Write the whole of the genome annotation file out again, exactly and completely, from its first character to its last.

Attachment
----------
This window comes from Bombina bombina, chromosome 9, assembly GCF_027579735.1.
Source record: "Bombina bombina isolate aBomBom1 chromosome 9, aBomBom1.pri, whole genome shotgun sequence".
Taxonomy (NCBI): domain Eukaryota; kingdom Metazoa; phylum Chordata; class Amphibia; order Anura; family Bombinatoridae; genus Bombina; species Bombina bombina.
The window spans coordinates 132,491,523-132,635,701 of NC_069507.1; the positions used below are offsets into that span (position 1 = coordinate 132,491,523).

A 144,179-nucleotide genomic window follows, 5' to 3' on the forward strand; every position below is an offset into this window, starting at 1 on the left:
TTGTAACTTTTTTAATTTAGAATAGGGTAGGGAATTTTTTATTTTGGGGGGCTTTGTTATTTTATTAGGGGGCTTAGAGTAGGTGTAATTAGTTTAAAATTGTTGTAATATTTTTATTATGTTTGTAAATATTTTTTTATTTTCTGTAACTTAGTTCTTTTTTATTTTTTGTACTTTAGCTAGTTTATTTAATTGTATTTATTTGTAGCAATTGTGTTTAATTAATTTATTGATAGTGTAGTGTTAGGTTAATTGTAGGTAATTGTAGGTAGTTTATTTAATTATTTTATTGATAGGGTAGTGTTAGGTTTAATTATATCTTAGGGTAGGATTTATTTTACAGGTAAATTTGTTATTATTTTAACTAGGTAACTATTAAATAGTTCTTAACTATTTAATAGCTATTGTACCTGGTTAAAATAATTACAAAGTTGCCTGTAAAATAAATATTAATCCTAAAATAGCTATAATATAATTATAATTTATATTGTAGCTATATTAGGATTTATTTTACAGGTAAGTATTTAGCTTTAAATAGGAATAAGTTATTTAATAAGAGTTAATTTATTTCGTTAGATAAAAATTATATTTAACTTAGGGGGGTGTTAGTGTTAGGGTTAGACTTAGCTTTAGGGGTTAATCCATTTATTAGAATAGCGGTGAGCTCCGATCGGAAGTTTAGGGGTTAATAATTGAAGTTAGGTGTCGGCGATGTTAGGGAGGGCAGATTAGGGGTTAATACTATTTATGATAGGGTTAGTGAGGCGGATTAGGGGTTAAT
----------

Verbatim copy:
This window comes from Bombina bombina, chromosome 9, assembly GCF_027579735.1.
Source record: "Bombina bombina isolate aBomBom1 chromosome 9, aBomBom1.pri, whole genome shotgun sequence".
Taxonomy (NCBI): domain Eukaryota; kingdom Metazoa; phylum Chordata; class Amphibia; order Anura; family Bombinatoridae; genus Bombina; species Bombina bombina.
The window spans coordinates 132,491,523-132,635,701 of NC_069507.1; the positions used below are offsets into that span (position 1 = coordinate 132,491,523).

A 144,179-nucleotide genomic window follows, 5' to 3' on the forward strand; every position below is an offset into this window, starting at 1 on the left:
TTGTAACTTTTTTAATTTAGAATAGGGTAGGGAATTTTTTATTTTGGGGGGCTTTGTTATTTTATTAGGGGGCTTAGAGTAGGTGTAATTAGTTTAAAATTGTTGTAATATTTTTATTATGTTTGTAAATATTTTTTTATTTTCTGTAACTTAGTTCTTTTTTATTTTTTGTACTTTAGCTAGTTTATTTAATTGTATTTATTTGTAGCAATTGTGTTTAATTAATTTATTGATAGTGTAGTGTTAGGTTAATTGTAGGTAATTGTAGGTAGTTTATTTAATTATTTTATTGATAGGGTAGTGTTAGGTTTAATTATATCTTAGGGTAGGATTTATTTTACAGGTAAATTTGTTATTATTTTAACTAGGTAACTATTAAATAGTTCTTAACTATTTAATAGCTATTGTACCTGGTTAAAATAATTACAAAGTTGCCTGTAAAATAAATATTAATCCTAAAATAGCTATAATATAATTATAATTTATATTGTAGCTATATTAGGATTTATTTTACAGGTAAGTATTTAGCTTTAAATAGGAATAAGTTATTTAATAAGAGTTAATTTATTTCGTTAGATAAAAATTATATTTAACTTAGGGGGGTGTTAGTGTTAGGGTTAGACTTAGCTTTAGGGGTTAATCCATTTATTAGAATAGCGGTGAGCTCCGATCGGAAGTTTAGGGGTTAATAATTGAAGTTAGGTGTCGGCGATGTTAGGGAGGGCAGATTAGGGGTTAATACTATTTATGATAGGGTTAGTGAGGCGGATTAGGGGTTAAT